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/ Source: TODAY
By Meghan Holohan

At 39, Laura Somers struggled to breathe when she would take the stairs or get up from a chair. When she slept, she felt like she was “drowning.” Finally, her mom convinced her to go to the emergency room where doctors learned Somers, who weighed almost 900 pounds, had cardiomyopathy.

“I only had 15 percent usage of my heart on my left side,” Somers, now 49, of Chicago, told TODAY.

Cardiomyopathy occurs when there are diseases of the heart muscle. It causes the heart to become enlarged, thick or rigid. As the condition worsens, the heart becomes weaker. This can lead to heart failure or arrhythmias.

Somers was in the hospital for almost a week. Doctors removed more than 100 pounds of fluid from her body; her body was retaining fluid after the cardiomyopathy slowed blood from pumping.

“I was scared to death. It was a sobering moment. The doctor had told me the cardiomyopathy was like when they see it in people who are drinkers or do drugs. I do neither,” she said.

Still, she knew she was unhealthy. Somers’ weight made moving so challenging she lost her job and rarely left her house. Doctors told her she could need a heart transplant if she didn’t change.

“It scared me the hell out of me when they said that,” she said.

Doctors recommended a low-sodium diet to help Somers drop weight. So after her hospitalization in 2009, she changed her eating habits.

“It was hard. You had to get rid of everything,” she explained.

Somers also added exercise to her routine, but weighing around 700 made it tough. So she simply walked around her house. From 2009 to 2016, she lost 365 pounds. But then her weight loss stalled.

“I was just stuck. I could not go over that plateau,” she said.

Somers follows actor Sebastian Stan on social media. She’s a big Marvel Universe fan and loves Stan’s character Bucky Barnes. The actor shared his workouts with his trainer, Don Saladino, who would encourage viewers to send questions. So she sent messages to Saladino, who also owns Drive Health Clubs in New York City, in the hopes he would help her.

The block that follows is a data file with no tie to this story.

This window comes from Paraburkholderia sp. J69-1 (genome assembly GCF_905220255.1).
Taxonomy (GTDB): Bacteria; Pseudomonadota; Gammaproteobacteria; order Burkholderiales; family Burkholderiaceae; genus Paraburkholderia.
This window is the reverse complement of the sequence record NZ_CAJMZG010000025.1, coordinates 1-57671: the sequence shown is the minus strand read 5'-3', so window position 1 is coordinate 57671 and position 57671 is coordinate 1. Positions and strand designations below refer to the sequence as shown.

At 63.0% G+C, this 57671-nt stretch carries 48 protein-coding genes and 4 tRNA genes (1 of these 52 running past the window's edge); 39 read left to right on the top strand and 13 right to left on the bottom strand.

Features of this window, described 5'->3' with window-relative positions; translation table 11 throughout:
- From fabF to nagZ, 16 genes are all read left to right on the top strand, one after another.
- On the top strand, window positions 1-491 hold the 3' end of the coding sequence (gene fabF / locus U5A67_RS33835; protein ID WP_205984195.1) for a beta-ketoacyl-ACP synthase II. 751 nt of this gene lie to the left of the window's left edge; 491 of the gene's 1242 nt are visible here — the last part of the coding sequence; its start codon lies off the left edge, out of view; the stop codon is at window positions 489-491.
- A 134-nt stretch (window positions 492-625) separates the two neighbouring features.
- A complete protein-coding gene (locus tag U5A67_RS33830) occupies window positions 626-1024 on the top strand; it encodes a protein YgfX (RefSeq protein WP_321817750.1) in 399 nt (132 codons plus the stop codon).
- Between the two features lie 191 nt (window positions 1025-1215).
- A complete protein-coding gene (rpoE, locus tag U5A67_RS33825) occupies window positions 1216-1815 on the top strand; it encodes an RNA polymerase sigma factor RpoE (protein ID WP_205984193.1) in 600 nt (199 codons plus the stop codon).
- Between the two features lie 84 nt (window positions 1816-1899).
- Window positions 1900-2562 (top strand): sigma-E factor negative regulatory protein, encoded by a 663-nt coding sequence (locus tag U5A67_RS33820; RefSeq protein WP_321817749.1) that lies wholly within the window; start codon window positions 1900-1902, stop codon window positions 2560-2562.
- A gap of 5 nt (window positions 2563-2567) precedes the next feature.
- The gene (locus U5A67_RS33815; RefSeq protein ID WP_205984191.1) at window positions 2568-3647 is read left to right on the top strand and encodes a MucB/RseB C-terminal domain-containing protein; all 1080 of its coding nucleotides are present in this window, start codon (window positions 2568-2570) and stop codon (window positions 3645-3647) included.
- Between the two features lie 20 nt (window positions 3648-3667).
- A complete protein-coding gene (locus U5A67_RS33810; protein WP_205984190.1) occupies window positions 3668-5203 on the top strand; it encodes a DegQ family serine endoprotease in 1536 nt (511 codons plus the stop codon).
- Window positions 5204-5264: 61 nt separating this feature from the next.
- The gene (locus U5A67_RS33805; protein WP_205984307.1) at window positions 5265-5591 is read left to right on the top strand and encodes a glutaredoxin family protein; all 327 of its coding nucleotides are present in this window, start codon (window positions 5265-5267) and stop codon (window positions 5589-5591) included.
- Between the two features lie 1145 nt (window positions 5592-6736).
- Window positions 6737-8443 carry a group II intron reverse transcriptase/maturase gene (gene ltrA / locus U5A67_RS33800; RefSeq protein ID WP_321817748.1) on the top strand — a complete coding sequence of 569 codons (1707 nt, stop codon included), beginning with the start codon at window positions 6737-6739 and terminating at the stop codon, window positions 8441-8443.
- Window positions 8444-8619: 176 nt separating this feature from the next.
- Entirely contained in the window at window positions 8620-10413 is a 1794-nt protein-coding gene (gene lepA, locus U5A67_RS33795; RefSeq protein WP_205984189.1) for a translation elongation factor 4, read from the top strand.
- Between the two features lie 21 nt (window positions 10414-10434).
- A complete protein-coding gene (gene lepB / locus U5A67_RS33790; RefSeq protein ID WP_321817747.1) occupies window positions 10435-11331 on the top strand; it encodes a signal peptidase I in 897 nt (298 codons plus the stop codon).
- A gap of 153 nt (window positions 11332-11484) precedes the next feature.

“He answered me. He said, 'Whoa really? You did this?’” Somers recalled him saying about her weight loss.

After some messages and a call, Saladino agreed to work with Somers. At first, he had her dramatically change her diet.

“She had to eliminate all the crap,” he told TODAY.

That meant no more white flour or sugar, while adding lots of vegetables, fruit and lean protein to her meals. While he’s not as strict with others, he knew Somers needed a serious regimen to get to her goal of weighing 200 pounds.

“Her life was on the line,” he said.

At the time, she was using a walker. Saladino understood he needed to modify exercises for her so he suggested walking and issued a 30-day challenge for her to try. As she became stronger, he added more exercises to her routine.

“When I started her on the treadmill she couldn’t walk a minute in one shot. In only about a month, there was a lot of progress,” he said.

Somers lives in Chicago and Saladino is based in New York City, so they train virtually. After workouts, she takes a picture to update him. Since they started working together, she has shed another 175 pounds, and now weighs 376 pounds. While she still wants to lose an additional 176 pounds to reach her goal, she is proud of what’s she done.

“Mentally and physically, I am stronger than I think I am. That’s the biggest thing for me,” she said.

She shares some tips that have helped her.

1. Find support.

While she lost a lot of weight without help, she feels more confident with Saladino and his trainers sending encouraging messages.

“I am lucky that I have this support team behind me,” she said. “I owe Don my life. If I wouldn’t have found him to help me I don’t know where I would go.”

2. ‘It is a lifestyle change.’

Losing weight and keeping it off isn’t a quick fix. It involves all new habits.

“I changed my eating habits. He has me meditate for 10 minutes ... the gym and the treadmill. It is a whole lifestyle change,” Somers said. “I want to take my time and get to my goal the correct way.”

3. Recognize your non-scale victories.

Somers once relied on a CPAP machine (a hose and mask or nose piece that helps to deliver air) to sleep, but she no longer needs it. She climbs the stairs with ease and walks when she goes to comic conventions. Now she can drive because she fits behind the wheel of a car and she recently donated five bags of clothes that were too big.

“It is all those little things,” she said. “I have a lot more confidence.”

For more weight-loss inspiration, check out our My Weight-Loss Journey page. Interested in changing your habits? Sign up for our One Small Thing newsletter for extra support.